Anxious that the future won’t turn out as we want, and haunted by past disappointments that still weigh on us, we live in constant dissatisfaction with the present. We treat the present as a waystation to a better future.

“It is only because past and future, closure and openness, coexist and constitute each other in every moment that life in the fullest sense is possible.”

But there is a way out of this anxious looking ahead and dejected looking back, a way in which we can truly live in the moment, and come to understand time as more than a sequence of moments that fly by. It requires learning to appreciate life as an ongoing journey—a journey that aims not at a goal, but at the ongoing commitment to being one’s self, standing by friends, and engaging with nature. In this way, the future and past take on a new meaning.

The past is the closure that orients life at every moment and gives it its meaning and sense. One could think of the past as the horizon of possibility from which dilemmas and choices present themselves as meaningful. The past is the way in which life already, in some sense, coheres. The future is the radical openness that encircles life at every moment and constitutes its mystery. The future is the ultimate beyond out of which the unexpected can break on the scene and put our lives to the test.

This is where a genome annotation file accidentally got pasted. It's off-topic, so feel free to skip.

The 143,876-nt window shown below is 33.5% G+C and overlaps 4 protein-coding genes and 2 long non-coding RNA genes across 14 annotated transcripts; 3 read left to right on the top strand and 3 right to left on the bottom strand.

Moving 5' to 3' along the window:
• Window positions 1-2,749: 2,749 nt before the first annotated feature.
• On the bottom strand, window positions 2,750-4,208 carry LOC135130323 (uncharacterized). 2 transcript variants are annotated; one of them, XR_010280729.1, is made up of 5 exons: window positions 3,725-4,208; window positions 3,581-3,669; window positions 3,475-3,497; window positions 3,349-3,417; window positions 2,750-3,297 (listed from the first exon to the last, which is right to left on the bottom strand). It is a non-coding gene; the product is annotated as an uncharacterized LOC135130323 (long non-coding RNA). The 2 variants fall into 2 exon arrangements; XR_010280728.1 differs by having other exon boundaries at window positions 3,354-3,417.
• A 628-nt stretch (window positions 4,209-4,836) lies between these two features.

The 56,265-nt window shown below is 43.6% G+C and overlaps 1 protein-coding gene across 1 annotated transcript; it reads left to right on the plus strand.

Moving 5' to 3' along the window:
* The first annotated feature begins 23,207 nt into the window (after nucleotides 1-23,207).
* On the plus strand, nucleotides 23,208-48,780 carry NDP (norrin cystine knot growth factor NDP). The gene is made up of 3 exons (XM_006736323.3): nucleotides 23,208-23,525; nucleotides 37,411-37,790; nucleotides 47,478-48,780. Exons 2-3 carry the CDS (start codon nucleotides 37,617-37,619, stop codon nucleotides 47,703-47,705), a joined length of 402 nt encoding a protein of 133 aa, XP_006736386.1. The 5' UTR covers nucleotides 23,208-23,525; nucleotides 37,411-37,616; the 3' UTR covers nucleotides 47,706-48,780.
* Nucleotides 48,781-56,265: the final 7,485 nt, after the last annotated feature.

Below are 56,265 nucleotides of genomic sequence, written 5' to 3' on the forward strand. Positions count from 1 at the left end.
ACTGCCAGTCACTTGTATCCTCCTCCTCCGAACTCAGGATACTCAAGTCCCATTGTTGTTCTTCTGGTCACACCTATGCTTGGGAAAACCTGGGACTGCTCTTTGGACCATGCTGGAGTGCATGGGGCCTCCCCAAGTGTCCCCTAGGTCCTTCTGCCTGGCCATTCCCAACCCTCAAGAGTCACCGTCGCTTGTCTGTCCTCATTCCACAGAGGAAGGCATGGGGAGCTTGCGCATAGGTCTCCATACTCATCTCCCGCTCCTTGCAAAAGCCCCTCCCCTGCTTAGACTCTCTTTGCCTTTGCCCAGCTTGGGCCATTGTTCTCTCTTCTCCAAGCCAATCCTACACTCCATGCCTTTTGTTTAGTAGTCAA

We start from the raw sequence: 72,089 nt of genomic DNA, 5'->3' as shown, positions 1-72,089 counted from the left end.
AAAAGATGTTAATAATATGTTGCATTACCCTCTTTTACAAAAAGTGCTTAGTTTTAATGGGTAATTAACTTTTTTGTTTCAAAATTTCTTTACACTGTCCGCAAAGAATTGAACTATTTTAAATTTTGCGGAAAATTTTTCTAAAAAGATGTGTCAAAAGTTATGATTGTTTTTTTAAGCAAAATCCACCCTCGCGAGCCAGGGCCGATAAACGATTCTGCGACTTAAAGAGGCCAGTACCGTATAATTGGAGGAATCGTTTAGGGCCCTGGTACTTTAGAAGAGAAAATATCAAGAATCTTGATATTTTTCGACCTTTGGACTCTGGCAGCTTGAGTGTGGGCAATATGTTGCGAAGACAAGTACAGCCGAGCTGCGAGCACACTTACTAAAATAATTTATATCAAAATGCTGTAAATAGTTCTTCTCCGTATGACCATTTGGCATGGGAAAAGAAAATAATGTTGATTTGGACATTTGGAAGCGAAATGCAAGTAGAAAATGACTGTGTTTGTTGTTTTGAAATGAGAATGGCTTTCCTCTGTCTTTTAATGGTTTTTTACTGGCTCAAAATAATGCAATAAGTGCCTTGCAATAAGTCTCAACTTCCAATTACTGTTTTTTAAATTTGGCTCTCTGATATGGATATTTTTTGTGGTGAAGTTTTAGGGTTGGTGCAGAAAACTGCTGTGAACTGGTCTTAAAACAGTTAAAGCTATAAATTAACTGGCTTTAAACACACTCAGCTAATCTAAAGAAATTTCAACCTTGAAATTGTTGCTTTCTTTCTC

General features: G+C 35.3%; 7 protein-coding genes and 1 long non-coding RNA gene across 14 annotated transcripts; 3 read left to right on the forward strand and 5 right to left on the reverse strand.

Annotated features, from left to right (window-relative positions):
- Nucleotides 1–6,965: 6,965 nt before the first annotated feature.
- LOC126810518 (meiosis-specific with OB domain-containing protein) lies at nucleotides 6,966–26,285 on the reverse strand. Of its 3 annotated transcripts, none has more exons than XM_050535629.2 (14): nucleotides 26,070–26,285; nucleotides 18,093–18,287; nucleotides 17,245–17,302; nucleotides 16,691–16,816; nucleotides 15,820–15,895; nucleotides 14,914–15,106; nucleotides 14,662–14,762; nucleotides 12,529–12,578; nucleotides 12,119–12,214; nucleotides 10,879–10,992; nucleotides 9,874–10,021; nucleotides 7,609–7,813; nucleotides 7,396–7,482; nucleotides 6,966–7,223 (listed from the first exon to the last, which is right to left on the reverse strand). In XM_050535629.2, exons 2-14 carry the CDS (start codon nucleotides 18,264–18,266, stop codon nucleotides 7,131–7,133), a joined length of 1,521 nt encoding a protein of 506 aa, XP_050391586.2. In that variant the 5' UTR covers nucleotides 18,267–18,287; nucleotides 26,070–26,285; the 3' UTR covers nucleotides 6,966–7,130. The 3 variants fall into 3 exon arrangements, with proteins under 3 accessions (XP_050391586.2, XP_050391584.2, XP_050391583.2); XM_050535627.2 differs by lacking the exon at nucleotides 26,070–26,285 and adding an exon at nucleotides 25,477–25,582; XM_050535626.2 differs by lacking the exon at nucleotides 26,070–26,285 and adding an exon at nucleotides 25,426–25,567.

Understood like this, past and future aren’t separate. They coexist in a single moment, in every moment. Think about it this way: without the past, life would be utterly directionless, and would never be open to the future in the sense of the radically unknown. Without the future, life would be motionless, frozen over, and without inspiration or vivacity. It wouldn’t be life at all. It is only because past and future, closure and openness, coexist and constitute each other in every moment that life in the fullest sense is possible.

To the extent that we recognize this unity of past and future, take it to heart, and enact it in the way we live, we liberate ourselves from the fears of failure and loss that can make life so difficult to bear. In this way, we may seize upon a happiness that lasts.

To listen to the audio version read by author Adam Adatto Sandel, download the Next Big Idea App today: